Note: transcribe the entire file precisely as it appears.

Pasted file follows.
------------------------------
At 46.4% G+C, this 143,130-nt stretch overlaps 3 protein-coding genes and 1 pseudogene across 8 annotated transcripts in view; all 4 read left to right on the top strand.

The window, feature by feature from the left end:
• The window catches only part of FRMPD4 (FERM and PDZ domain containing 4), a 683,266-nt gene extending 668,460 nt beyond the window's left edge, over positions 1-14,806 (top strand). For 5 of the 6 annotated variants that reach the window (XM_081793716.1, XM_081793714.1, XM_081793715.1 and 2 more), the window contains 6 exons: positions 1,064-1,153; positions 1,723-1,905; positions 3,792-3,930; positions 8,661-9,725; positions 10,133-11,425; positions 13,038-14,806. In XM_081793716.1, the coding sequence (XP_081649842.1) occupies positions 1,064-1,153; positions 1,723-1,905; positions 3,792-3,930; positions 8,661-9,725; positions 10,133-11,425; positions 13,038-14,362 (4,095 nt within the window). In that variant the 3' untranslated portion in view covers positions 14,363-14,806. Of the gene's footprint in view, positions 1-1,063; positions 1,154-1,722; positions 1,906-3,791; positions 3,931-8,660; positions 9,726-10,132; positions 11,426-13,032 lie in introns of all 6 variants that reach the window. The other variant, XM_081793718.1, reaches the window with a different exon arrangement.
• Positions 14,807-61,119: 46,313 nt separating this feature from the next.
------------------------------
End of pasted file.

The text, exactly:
At 46.4% G+C, this 143,130-nt stretch overlaps 3 protein-coding genes and 1 pseudogene across 8 annotated transcripts in view; all 4 read left to right on the top strand.

The window, feature by feature from the left end:
• The window catches only part of FRMPD4 (FERM and PDZ domain containing 4), a 683,266-nt gene extending 668,460 nt beyond the window's left edge, over positions 1-14,806 (top strand). For 5 of the 6 annotated variants that reach the window (XM_081793716.1, XM_081793714.1, XM_081793715.1 and 2 more), the window contains 6 exons: positions 1,064-1,153; positions 1,723-1,905; positions 3,792-3,930; positions 8,661-9,725; positions 10,133-11,425; positions 13,038-14,806. In XM_081793716.1, the coding sequence (XP_081649842.1) occupies positions 1,064-1,153; positions 1,723-1,905; positions 3,792-3,930; positions 8,661-9,725; positions 10,133-11,425; positions 13,038-14,362 (4,095 nt within the window). In that variant the 3' untranslated portion in view covers positions 14,363-14,806. Of the gene's footprint in view, positions 1-1,063; positions 1,154-1,722; positions 1,906-3,791; positions 3,931-8,660; positions 9,726-10,132; positions 11,426-13,032 lie in introns of all 6 variants that reach the window. The other variant, XM_081793718.1, reaches the window with a different exon arrangement.
• Positions 14,807-61,119: 46,313 nt separating this feature from the next.